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If Amazon loses money on Prime why does the company keep pushing it?

From free two-day shipping to free movies and music, Amazon Prime offers subscribers quite a lot for its $99.99/year fee. It offers so much, in fact, that Amazon should be losing money for every Prime subscriber it has, so why does the company keep pushing the service so aggressively? Unfortunately, that’s closely guarded secret at Amazon but many expect that it’s because Prime users spend much more on average than regular users, enough to cover the cost that Amazon pays for Prime and then some. 

Ten years ago this month, Jeff Bezos announced Amazon Prime to the world. “It’s simple,” he wrote in a letter posted to Amazon.com. “For a flat annual membership fee, you get unlimited two-day shipping for free.” It’s funny to look back and see how Bezos baked a little marketing sleight-of-hand right into the product launch—the shipping is not really free, after all, if you’re paying a fee. But one piece of what Bezos promised has held true for the past decade: For customers, Prime turns out to be dead simple. But if Prime is simple, it’s also weird. For the first six years, Prime was about shipping. Then, in 2011, Amazon decided to add a service that had nothing whatsoever to do with shipping: unlimited streaming video became another perk of Prime. At least “perk” was how I thought about it at the time, a little bit of icing to make the 2-day-shipping cake taste even better. But it also seemed random—another experiment in Amazon’s workshop of “misfit toys.”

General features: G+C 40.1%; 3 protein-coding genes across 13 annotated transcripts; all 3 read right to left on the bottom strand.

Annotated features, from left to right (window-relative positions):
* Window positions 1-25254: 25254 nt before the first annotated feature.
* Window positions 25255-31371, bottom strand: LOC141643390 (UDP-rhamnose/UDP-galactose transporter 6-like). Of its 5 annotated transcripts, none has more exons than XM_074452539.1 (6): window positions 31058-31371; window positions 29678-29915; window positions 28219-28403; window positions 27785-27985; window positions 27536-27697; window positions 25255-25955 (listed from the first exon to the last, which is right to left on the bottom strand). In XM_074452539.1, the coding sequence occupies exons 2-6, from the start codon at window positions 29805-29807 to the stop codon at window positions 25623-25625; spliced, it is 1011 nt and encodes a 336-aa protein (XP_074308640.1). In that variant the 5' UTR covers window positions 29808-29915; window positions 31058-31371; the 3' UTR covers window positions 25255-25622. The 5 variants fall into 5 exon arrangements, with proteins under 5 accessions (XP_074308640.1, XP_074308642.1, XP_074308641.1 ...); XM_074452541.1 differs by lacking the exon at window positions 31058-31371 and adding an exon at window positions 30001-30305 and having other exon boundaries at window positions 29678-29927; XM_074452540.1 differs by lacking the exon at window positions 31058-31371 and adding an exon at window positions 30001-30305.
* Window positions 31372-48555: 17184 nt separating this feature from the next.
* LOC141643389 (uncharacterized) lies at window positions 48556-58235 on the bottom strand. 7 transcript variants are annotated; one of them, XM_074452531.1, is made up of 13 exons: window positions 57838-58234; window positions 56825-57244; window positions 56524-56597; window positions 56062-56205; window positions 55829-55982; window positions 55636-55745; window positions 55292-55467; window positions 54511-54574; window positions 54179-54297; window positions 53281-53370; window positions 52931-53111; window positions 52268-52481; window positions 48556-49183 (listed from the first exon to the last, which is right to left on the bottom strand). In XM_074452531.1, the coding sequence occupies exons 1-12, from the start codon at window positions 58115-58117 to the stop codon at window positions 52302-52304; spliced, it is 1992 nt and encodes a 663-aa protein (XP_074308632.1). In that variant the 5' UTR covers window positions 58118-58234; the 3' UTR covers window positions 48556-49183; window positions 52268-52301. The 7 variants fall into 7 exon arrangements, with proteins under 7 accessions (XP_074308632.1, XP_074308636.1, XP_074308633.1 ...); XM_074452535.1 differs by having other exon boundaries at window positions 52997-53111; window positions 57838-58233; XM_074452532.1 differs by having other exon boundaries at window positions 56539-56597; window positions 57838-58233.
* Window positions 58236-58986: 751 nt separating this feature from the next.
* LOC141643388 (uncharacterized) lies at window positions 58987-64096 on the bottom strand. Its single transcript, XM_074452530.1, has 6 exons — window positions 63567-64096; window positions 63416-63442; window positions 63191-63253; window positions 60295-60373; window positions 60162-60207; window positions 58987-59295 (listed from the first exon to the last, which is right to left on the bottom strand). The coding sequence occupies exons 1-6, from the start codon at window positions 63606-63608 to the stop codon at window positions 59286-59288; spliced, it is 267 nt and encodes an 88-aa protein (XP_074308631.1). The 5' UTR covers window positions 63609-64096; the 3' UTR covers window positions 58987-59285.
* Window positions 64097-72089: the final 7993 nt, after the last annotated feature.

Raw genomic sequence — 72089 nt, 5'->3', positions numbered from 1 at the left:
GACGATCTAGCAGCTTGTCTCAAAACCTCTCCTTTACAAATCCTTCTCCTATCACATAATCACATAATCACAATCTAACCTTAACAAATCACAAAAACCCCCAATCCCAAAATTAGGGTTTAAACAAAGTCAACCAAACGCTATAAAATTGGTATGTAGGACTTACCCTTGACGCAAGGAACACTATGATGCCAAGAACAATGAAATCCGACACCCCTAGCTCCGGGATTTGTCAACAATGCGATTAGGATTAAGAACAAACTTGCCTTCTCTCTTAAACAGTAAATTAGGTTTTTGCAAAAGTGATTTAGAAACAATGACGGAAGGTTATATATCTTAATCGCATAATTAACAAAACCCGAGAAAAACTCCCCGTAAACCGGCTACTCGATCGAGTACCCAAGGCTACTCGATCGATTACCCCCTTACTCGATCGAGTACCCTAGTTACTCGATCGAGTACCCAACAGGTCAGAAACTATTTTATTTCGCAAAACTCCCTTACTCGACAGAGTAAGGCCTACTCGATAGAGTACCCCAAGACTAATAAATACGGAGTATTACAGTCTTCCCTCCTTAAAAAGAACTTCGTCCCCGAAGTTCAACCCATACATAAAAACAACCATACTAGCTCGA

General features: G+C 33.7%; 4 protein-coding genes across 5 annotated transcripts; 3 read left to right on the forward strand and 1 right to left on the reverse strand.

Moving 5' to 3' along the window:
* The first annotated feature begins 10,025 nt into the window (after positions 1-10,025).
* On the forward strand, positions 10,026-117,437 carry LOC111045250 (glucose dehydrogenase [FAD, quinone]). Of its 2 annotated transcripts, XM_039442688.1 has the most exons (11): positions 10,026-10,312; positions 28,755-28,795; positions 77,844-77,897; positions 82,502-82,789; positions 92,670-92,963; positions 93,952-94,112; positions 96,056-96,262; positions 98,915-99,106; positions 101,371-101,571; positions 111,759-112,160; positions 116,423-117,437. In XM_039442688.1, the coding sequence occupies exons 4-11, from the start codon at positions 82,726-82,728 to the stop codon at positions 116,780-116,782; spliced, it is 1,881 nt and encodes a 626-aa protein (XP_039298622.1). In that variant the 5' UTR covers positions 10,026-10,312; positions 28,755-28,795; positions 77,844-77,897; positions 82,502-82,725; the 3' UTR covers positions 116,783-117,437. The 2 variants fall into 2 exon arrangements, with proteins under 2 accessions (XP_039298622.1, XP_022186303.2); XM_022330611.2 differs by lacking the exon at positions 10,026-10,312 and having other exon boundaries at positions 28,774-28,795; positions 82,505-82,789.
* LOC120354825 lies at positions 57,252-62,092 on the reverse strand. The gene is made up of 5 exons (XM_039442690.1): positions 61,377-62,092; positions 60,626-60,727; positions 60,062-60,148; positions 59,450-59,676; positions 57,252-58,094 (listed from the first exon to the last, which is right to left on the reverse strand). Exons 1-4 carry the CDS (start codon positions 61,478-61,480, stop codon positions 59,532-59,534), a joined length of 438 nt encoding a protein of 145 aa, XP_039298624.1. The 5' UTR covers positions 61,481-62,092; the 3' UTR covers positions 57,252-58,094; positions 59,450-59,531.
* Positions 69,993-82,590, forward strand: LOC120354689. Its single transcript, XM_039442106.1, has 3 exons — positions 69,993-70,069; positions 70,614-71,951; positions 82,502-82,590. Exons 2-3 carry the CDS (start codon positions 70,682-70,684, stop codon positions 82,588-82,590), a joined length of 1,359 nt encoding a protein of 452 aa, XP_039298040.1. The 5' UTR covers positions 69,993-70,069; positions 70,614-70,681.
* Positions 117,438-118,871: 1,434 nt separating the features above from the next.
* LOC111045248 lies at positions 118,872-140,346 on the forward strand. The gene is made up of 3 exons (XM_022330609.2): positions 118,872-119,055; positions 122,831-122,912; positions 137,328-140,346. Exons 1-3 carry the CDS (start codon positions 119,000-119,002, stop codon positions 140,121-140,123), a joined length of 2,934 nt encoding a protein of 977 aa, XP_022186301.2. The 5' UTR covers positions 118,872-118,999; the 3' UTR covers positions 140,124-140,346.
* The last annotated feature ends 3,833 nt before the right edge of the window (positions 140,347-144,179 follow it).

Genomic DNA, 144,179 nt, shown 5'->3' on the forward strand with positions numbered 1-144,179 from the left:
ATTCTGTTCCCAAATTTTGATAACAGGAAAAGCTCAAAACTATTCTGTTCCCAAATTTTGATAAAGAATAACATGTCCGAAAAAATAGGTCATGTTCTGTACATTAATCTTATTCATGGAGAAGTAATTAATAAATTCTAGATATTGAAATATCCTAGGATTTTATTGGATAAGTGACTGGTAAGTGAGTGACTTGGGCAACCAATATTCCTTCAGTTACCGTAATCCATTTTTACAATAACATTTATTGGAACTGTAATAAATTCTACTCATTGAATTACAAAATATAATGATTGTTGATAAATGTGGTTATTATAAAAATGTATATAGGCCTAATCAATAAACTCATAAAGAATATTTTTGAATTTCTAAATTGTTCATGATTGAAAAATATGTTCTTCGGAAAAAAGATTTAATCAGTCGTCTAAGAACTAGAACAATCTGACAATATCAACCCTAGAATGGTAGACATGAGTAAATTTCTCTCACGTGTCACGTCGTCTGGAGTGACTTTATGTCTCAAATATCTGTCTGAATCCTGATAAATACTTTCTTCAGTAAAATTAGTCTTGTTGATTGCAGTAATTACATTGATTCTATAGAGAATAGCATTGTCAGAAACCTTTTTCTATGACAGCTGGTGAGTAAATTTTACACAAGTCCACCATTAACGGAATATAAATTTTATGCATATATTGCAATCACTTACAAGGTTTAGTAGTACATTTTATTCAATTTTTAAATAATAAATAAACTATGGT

What do you think?

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Written by Connor Livingston

Connor Livingston is a tech blogger who will be launching his own site soon, Lythyum. He lives in Oceanside, California, and has never surfed in his life. Find him on Twitter, Facebook, and Pinterest.

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